catharsis


catharsis
/keuh thahr"sis/, n., pl. catharses /-seez/.
1. the purging of the emotions or relieving of emotional tensions, esp. through certain kinds of art, as tragedy or music.
2. Med. purgation.
3. Psychiatry.
a. psychotherapy that encourages or permits the discharge of pent-up, socially unacceptable affects.
b. discharge of pent-up emotions so as to result in the alleviation of symptoms or the permanent relief of the condition.
[1795-1805; < NL < Gk kátharsis a cleansing, equiv. to kathar- (var. s. of kathaírein to cleanse, deriv. of katharós pure) + -sis -SIS]

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Purging or purification of emotions through art.

The term is derived from the Greek katharsis ("purgation," "cleansing"), a medical term used by Aristotle as a metaphor to describe the effects of dramatic tragedy on the spectator: by arousing vicarious pity and terror, tragedy directs the spectator's own anxieties outward and, through sympathetic identification with the tragic protagonist, purges them.

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      the purification or purgation of the emotions (especially pity and fear) primarily through art. In criticism, catharsis is a metaphor used by Aristotle in the Poetics to describe the effects of true tragedy on the spectator. The use is derived from the medical term katharsis (Greek: “purgation” or “purification”). Aristotle states that the purpose of tragedy is to arouse “terror and pity” and thereby effect the catharsis of these emotions. His exact meaning has been the subject of critical debate over the centuries. The German dramatist and literary critic Gotthold Lessing (Lessing, Gotthold Ephraim) (1729–81) held that catharsis converts excess emotions into virtuous dispositions. Other critics see tragedy as a moral lesson in which the fear and pity excited by the tragic hero's fate serve to warn the spectator not to similarly tempt providence. The interpretation generally accepted is that through experiencing fear vicariously in a controlled situation, the spectator's own anxieties are directed outward, and, through sympathetic identification with the tragic protagonist, his insight and outlook are enlarged. Tragedy then has a healthful and humanizing effect on the spectator or reader.

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Universalium. 2010.

Look at other dictionaries:

  • CATHARSIS — Dans sa Poétique , Aristote justifie la tragédie en lui attribuant un pouvoir de purification (katharsis ) des passions du spectateur. Assistant à un tel spectacle, l’être humain se libérerait des tensions psychiques, qui s’extériorisent sur le… …   Encyclopédie Universelle

  • Catharsis — ( gr. ) is a Greek word meaning purification , cleansing or clarification. It is derived from the infinitive gr. transliterated as kathairein to purify, purge, and adjective gr. katharos pure or clean. Dramaturgical usesThe term in drama refers… …   Wikipedia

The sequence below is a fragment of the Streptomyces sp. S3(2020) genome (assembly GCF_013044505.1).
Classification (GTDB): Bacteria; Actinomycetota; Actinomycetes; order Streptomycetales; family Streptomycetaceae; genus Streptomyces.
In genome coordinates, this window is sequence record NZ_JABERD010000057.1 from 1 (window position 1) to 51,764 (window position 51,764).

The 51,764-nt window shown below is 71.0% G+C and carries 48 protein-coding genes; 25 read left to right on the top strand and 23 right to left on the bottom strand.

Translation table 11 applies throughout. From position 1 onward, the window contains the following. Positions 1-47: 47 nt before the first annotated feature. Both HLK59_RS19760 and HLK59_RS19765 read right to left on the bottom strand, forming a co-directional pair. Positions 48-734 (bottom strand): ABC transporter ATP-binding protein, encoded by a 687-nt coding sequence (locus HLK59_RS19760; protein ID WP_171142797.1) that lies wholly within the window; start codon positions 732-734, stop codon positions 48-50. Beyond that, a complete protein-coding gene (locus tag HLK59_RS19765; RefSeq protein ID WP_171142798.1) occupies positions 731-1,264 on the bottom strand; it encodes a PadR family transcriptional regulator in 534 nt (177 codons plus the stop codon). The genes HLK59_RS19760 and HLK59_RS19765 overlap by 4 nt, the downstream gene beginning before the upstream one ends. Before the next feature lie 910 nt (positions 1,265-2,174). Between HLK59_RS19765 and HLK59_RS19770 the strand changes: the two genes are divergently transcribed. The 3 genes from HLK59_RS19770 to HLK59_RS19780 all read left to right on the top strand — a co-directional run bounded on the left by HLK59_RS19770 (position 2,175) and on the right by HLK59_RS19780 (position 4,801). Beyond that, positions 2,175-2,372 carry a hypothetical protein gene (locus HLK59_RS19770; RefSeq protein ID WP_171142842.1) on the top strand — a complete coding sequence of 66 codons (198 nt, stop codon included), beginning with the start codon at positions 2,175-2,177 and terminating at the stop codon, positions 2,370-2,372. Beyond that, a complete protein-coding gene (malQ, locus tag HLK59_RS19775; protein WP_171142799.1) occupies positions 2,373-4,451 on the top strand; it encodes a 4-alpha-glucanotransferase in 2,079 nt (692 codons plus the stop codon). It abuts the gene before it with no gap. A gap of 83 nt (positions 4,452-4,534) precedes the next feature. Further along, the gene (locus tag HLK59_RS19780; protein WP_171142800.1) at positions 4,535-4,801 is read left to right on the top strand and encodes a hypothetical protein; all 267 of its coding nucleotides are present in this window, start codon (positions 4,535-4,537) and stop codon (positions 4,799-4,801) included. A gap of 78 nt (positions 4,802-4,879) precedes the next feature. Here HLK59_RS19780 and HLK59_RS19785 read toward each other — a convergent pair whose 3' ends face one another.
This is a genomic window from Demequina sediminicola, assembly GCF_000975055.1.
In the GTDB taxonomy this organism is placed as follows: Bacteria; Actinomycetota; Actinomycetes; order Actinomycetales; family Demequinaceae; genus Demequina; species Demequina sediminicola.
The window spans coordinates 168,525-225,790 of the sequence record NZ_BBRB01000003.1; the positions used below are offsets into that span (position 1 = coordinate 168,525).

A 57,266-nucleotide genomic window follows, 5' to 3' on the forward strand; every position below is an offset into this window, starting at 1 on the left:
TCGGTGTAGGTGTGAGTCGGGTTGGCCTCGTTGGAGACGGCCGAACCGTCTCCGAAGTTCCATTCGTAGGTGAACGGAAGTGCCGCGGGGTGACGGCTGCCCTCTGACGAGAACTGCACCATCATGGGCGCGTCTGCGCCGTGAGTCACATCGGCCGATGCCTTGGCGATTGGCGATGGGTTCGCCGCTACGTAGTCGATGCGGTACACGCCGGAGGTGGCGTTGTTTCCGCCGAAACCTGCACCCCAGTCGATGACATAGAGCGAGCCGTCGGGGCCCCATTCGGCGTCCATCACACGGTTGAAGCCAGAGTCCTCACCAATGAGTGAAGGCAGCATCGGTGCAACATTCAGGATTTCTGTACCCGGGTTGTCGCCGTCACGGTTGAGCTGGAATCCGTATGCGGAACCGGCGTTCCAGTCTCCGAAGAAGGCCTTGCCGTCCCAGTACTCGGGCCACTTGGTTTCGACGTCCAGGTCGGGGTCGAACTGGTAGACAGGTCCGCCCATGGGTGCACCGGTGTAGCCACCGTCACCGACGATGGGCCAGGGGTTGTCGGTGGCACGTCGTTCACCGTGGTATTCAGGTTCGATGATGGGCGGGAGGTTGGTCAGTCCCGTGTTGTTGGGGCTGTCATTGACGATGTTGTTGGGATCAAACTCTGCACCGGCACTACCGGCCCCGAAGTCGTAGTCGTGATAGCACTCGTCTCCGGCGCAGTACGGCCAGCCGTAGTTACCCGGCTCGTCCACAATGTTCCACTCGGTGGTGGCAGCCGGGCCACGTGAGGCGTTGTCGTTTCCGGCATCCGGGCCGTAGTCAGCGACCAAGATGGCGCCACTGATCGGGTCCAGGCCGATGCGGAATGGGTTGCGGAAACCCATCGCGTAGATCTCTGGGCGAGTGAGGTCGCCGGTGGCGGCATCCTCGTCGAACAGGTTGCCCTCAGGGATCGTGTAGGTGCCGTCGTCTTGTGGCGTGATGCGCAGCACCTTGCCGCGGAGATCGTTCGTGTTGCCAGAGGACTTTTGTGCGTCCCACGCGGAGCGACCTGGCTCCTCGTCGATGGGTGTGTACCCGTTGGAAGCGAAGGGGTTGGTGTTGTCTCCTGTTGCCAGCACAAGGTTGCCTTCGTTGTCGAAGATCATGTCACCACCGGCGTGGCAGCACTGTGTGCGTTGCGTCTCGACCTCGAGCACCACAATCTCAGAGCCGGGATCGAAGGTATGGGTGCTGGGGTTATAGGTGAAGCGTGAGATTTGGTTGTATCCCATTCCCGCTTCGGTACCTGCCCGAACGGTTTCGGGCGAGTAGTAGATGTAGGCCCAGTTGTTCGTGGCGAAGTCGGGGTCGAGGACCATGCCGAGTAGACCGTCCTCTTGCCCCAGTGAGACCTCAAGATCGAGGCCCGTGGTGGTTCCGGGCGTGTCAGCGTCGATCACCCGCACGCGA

• catharsis — CÁTHARSIS s.n. 1. (lit.) Purificare a spiritului cu ajutorul artei prin participare intensă la fenomenul artistic. 2. (În psihanaliză) Efect terapeutic obţinut prin descărcarea unei trăiri refulate. [Scris şi: catarsis. – pr.: tar ] – Din fr.… …   Dicționar Român

  • Catharsis — Ca*thar sis, n. [NL., fr. Gr. ?. See {Cathartic}.] (Med.) 1. A natural or artificial purgation of any passage, as of the mouth, bowels, etc. 2. (Psychotherapy) The process of relieving an abnormal excitement by re[ e]stablishing the association… …   The Collaborative International Dictionary of English

  • Catharsis — (gr.), Reinigung, bes. durch Brech u. Purgirmittel; daher so v.w. Purgiren, u. Cathartĭca,[764] ausleerende Mittel, bes. Purgirmittel; Catharticemetĭca, zugleich abführende u. Brechen erregende Mittel …   Pierer's Universal-Lexikon

  • catharsis — noun abreaction, acting out, deliverance, detersion, discharge of emotions, emotional release, outlet, purgation, purge, release, riddance, ventilation Burton s Legal Thesaurus. William C. Burton. 2006 …   Law dictionary

  • catharsis — (n.) 1803, from Latinized form of Gk. katharsis purging, cleansing, from kathairein to purify, purge, from katharos pure, clear of dirt, clean, spotless; open, free; clear of shame or guilt; purified, with most of the extended senses now found in …   Etymology dictionary

  • catharsis — [n] purging, purification ablution, abreaction, cleansing, expurgation, lustration, purgation, purification, release; concepts 13,165,230 Ant. dirtying …   New thesaurus

  • catharsis — ► NOUN ▪ the release of pent up emotions, for example through drama. DERIVATIVES cathartic adjective & noun. ORIGIN Greek katharsis, from kathairein cleanse …   English terms dictionary

  • catharsis — [kə thär′sis] n. [ModL < Gr katharsis, purification < kathairein, to purify < katharos, pure] 1. purgation, esp. of the bowels 2. the purifying of the emotions or relieving of emotional tensions, esp. by art; concept applied originally… …   English World dictionary

  • Catharsis — Pour les articles homonymes, voir Catharsis (homonymie). La catharsis ou katharsis (en grec κάθαρσις) signifie purification. La catharsis est l épuration des passions par le moyen de la représentation dramatique. Sommaire 1 Histoire du concept …   Wikipédia en Français


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